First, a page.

Archbishop’s Weekly Message

Archbishop Don’s Weekly Message

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Dear brothers and sisters in Christ of the Archdiocese of Regina,

Warm greetings in the Risen Lord. It is now 3 months since my last video message. It was the start of the Summer, and now we are into October. Regarding the pandemic and the guidelines for faith communities, not that much has changed. But I thought it would be helpful to give a quick overview of where we are at, and identify a couple of areas where questions have arisen and where we face challenges.

The protocols for celebrating a Mass in the Archdiocese of Regina remain unchanged. The need to sanitize hands and surfaces and the 2m physical distancing between households continue. The number allowed to attend a Mass can be 30% of building capacity, to a maximum of 150 people, and parishes need to be keeping track of the people who attend each Mass. The way communion is handled is determined locally by each parish priest and his parishioners from a short list of options that have been provided. Singing is only permitted if everyone present is wearing a mask.

The archdiocesan protocol team has recently developed some directions for parishes to hold gatherings outside of Mass. As we enter a season when catechesis and sacrament preparation would normally begin, there are ways for these type of gatherings to be held safely. Attention to detail and pre-planning continue to be important when making the decision to return to any type of meeting or gathering. Staff at the archdiocesan offices are available to assist parishes in navigating the decisions and the details.

As you are likely aware, there are different interpretations about how we as society and as church ought to respond to the pandemic. Are the directives too rigid? Are they too lax? Taking part in the societal debate on this can be fruitful, a good thing to do. Right now it feels as though on the internet you can find experts who take radically different stances. But the church here needs to work with our Saskatchewan civic and health officials, and to be guided by their directives. The working relationship we established gave health officials the confidence to allow faith communities to minister within the parameters just laid out. We continue to raise questions as they arise, and to work within their guidelines.

One question that has arisen internally in the Church concerns the dispensation from the obligation to attend Sunday Mass, a dispensation which has been widely granted by bishops throughout the world. Of course, bishops have sought to protect vulnerable people from feeling obliged to gather with groups where they might contract a serious and possibly fatal disease. We also recognized that the need to limit the number of people gathering indoors at any one time meant it was simply impossible, in larger parishes, for everyone attend Mass, at least on Sunday. As the pandemic drags on, the question of when this dispensation might end is a legitimate one. If Mass is, in fact, the center of our Catholic faith, the place where we meet Christ in the Eucharist and where we truly become who we are as Church, we dare not give the impression that it is unimportant.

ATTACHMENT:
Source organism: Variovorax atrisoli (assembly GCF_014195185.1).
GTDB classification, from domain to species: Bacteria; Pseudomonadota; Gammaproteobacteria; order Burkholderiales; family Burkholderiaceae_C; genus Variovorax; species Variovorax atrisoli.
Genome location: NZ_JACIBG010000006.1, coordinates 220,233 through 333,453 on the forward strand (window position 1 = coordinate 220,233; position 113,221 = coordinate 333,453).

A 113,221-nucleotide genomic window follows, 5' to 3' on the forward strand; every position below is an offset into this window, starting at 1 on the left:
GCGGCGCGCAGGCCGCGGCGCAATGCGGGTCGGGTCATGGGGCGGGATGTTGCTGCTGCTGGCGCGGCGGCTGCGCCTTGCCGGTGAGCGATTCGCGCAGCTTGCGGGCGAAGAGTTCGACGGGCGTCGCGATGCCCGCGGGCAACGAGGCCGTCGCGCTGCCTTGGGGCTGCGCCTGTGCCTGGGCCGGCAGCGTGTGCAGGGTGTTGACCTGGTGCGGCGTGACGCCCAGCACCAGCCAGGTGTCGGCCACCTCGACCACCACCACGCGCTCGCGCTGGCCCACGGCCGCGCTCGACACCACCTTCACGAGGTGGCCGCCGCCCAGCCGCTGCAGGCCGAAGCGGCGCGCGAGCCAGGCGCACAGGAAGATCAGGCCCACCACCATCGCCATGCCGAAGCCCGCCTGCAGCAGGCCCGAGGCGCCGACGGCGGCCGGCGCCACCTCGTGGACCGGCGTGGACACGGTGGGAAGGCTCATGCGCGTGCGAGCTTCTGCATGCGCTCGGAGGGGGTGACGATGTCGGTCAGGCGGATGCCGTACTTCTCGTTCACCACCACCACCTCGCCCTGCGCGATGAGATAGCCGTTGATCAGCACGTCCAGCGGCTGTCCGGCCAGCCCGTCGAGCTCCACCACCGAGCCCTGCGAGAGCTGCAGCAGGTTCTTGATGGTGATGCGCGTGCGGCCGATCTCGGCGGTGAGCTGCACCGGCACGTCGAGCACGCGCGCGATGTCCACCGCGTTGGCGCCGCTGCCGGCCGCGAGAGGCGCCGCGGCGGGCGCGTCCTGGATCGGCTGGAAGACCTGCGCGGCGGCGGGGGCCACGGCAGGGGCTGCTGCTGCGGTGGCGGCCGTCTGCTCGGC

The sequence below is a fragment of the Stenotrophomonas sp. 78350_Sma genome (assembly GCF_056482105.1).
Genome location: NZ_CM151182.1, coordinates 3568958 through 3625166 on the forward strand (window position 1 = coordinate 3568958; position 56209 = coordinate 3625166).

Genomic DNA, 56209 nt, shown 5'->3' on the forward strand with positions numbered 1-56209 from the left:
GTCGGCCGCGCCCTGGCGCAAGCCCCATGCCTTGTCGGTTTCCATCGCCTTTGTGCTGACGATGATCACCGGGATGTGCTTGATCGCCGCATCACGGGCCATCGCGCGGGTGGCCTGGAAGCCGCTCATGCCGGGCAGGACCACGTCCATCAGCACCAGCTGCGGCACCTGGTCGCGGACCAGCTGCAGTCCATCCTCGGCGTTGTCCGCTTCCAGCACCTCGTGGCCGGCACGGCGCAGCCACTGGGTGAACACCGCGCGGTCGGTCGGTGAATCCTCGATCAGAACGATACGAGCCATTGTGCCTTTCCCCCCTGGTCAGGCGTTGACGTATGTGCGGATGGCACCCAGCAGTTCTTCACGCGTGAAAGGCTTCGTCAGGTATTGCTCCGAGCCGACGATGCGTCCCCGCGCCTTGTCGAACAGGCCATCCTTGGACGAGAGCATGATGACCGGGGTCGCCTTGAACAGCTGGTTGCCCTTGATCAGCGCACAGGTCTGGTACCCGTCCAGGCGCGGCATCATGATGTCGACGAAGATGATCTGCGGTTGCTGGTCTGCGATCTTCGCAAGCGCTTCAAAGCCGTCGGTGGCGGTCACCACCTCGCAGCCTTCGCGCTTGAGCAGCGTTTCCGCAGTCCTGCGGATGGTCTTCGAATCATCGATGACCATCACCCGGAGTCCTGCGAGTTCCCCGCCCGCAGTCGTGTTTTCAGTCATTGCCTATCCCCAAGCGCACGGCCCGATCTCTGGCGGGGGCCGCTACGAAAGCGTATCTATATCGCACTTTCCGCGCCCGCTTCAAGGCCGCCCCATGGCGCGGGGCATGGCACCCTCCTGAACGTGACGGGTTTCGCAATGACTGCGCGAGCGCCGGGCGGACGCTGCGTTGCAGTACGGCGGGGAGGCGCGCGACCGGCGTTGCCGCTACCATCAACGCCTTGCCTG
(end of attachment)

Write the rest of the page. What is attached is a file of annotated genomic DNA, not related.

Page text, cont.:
The increasing likelihood of further waves of the pandemic and the continued vulnerability of many in our faith community means that the dispensation is likely to remain in place for the foreseeable future, here and around the world. That said, I would like to remind us all of the immense value of our attendance at Sunday Mass. A dispensation granted for specific legitimate reasons is not an announcement that Mass is unimportant. If you are able to safely attend Mass, I strongly encourage you to join your parish community, to receive Christ’s gift of himself to us in the Eucharist, and, in this time of separation, anxiety, and loneliness, to remember in prayer those members of our community who are not able to sacramentally join in “the source and summit” of our Christian life. It is my fervent prayer that, whether we are or are not able to attend Mass, the Lord might use these trying circumstances to draw each of us closer to Himself, given for us.

One other challenge that we face in our contemporary situation concerns the reception of the Eucharist. In offering different ways in which communion can be received, we worked with the more general guidelines of health officials, and asked questions about what would be safe and what would put people’s health in jeopardy, and we made decisions accordingly, decisions not everyone is happy with. Here, I would like to stress two things. First, the Eucharist is to be treated with reverence. Our deep conviction is that Christ is present in the Eucharist, and we should not lose sight of that. Deep love and reverence for the Eucharist is a good and holy attitude that we want to encourage in the Church. Second, it is also our deep conviction that we see the Body of Christ in the lives of all the faithful, especially the most vulnerable members of our community. Listen to this homily excerpt from St. John Chrysostom in the 4th century, about how we are to revere Christ in the Eucharist and in caring for our vulnerable sisters and brothers: “Do you want to honour Christ’s body? Then do not scorn him in his nakedness, nor honour him here in the church with silken garments while neglecting him outside where he is cold and naked. For he who said ‘this is my body,’ and made it so by his words, also said: ‘You saw me hungry and did not feed me, and inasmuch as you did not do it for one of these, the least of my brothers, you did not do it for me.’… Do not, therefore, adorn the church and ignore your afflicted brother, for he is the most precious temple of all.”

Dear brothers and sisters, may you know God’s bountiful blessings as we walk together as church, both treasuring the Eucharist and caring for the vulnerable. Perseverance to you all!